The Ethiopian government warned on Tuesday it will take measures against individuals and groups who are harassing members of parliaments.
The press statement by the Ethiopian government martial law command post said individuals and groups have been calling and even physically confronting parliamentarians especially those from Oromia regional state to warn them from ratifying the martial law.
The Ethiopian parliament is set to convene from its year recess on Friday, with the ratification of martial law across the country expected to be a top priority.
Ethiopia council of ministers imposed martial law on February 15 amid sporadic protests and ethnic clashes especially in the two most populous regional states Oromia and Amhara.
According to Ethiopian law, the federal parliament must approve by two thirds majority the institution of martial law within 15 days of the council of ministers to give it legal cover.
Exiled activists especially from Oromia and Amhara regional states have in recent days been posting phone contact details and physical addresses of parliamentarians to pressure them to reject the institution of martial law.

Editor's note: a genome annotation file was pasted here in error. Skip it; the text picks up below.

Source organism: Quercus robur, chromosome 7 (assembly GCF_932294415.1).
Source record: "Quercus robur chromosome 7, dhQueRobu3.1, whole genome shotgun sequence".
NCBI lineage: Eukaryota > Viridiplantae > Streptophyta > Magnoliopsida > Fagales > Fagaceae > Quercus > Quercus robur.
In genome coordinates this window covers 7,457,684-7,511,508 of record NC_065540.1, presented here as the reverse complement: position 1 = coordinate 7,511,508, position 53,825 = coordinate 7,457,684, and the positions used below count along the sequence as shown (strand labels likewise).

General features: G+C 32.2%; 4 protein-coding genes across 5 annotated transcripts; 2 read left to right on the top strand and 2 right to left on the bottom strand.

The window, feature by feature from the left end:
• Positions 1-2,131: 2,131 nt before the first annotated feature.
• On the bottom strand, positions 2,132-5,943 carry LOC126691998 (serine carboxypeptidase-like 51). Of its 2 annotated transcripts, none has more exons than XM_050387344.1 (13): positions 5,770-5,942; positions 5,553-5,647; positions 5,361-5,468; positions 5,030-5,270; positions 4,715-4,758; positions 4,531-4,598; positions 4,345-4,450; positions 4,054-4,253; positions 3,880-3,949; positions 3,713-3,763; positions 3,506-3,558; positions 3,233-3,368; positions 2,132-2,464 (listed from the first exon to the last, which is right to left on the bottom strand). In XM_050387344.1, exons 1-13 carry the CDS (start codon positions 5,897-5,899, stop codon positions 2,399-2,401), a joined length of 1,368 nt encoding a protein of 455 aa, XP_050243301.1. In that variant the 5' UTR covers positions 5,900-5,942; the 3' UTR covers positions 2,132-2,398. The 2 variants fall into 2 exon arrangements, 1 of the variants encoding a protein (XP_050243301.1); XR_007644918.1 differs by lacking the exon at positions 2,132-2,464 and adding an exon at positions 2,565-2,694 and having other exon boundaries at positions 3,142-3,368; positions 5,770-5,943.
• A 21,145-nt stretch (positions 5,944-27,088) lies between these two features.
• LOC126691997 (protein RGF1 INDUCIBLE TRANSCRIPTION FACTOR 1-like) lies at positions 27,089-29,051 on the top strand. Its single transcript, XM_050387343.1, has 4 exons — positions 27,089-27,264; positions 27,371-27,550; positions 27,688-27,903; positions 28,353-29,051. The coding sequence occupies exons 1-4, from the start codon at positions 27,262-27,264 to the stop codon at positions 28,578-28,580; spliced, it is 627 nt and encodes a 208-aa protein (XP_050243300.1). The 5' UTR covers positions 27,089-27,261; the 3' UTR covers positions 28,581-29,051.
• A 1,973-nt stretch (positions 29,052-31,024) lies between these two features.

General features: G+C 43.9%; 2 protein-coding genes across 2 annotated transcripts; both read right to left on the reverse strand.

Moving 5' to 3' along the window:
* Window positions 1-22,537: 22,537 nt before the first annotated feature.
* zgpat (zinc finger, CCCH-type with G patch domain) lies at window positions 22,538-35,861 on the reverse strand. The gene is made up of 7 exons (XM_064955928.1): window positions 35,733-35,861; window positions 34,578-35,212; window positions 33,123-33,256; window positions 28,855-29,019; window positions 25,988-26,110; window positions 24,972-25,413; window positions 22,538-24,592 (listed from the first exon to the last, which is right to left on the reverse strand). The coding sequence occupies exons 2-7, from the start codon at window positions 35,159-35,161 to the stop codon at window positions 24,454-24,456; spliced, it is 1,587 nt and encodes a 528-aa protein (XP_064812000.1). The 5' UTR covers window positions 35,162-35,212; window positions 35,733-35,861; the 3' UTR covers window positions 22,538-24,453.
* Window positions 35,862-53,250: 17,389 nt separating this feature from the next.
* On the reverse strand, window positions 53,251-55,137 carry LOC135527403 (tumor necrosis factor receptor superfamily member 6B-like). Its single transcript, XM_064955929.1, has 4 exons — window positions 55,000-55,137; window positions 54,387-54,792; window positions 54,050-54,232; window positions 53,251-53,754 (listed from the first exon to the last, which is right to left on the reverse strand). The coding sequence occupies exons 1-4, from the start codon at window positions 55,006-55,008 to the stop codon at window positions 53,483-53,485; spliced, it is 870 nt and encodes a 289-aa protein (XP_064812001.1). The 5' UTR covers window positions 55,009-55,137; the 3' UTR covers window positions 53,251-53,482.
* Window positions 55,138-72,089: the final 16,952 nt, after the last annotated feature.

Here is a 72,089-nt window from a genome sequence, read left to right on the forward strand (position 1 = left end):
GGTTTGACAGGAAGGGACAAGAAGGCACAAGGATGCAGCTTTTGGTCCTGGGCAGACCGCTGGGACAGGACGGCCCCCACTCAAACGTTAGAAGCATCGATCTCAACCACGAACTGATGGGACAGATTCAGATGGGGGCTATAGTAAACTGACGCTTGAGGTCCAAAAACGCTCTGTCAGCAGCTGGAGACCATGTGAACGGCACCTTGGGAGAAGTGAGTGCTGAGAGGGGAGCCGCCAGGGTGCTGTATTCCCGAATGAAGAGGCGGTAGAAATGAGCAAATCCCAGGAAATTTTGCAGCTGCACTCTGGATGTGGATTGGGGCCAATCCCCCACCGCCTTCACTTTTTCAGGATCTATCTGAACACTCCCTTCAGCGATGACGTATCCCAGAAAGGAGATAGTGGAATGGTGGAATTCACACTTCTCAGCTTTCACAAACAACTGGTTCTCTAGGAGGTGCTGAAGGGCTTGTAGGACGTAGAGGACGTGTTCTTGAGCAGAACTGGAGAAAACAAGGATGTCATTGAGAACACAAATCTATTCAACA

Parliamentarians from Amhara and Oromia regional states make up more than 60 percent of Ethiopia’s 547 seat federal parliament giving them the power to potentially nullify the martial law decree.
Ethiopia had previously declared martial law in October 2016 in the wake of widespread protests in parts of the two most populous regional states. The martial law was lifted in August 2017, after the easing of protests.
The unrest in 2016 led to the deaths of hundreds and was dubbed by analysts as the gravest challenge the ruling coalition Ethiopian People’s Revolutionary Democratic Front faced in 25 years.
However, sporadic deadly protests especially in Amhara and Oromia regional states in recent months have renewed fears about Ethiopia’s stability, East Africa’s largest economy.
Protesters accuse the central government based in Ethiopia’s capital Addis Ababa of marginalizing their political and economic demands.